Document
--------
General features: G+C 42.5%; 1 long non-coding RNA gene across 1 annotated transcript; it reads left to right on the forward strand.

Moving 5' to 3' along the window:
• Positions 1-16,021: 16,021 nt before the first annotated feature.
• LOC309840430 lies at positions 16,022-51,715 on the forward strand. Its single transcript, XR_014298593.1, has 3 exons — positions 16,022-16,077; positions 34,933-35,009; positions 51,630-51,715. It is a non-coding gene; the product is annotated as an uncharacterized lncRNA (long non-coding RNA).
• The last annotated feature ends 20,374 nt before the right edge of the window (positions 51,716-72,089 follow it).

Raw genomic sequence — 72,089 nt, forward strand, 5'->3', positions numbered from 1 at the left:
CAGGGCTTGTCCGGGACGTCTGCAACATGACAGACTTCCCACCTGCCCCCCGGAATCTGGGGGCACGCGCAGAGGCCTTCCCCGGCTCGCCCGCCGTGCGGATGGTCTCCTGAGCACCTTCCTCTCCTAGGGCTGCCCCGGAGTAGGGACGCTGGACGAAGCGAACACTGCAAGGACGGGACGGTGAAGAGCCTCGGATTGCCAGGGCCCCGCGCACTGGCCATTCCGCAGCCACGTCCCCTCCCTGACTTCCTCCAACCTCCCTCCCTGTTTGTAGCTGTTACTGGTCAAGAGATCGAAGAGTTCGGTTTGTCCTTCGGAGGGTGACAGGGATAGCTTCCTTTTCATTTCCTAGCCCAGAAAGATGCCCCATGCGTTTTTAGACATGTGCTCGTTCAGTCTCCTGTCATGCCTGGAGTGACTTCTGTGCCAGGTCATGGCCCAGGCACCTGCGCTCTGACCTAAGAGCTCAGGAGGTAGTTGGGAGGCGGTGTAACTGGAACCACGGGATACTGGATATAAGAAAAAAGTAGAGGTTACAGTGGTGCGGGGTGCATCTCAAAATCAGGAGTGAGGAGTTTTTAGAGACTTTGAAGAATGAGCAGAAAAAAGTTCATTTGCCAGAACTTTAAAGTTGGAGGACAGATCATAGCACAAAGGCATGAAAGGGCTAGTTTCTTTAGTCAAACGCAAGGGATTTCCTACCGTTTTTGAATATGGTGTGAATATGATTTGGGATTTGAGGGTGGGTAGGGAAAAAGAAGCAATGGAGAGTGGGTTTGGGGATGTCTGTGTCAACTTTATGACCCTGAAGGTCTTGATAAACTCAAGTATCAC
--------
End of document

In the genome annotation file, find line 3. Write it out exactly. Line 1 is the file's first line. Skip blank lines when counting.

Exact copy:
• Positions 1-16,021: 16,021 nt before the first annotated feature.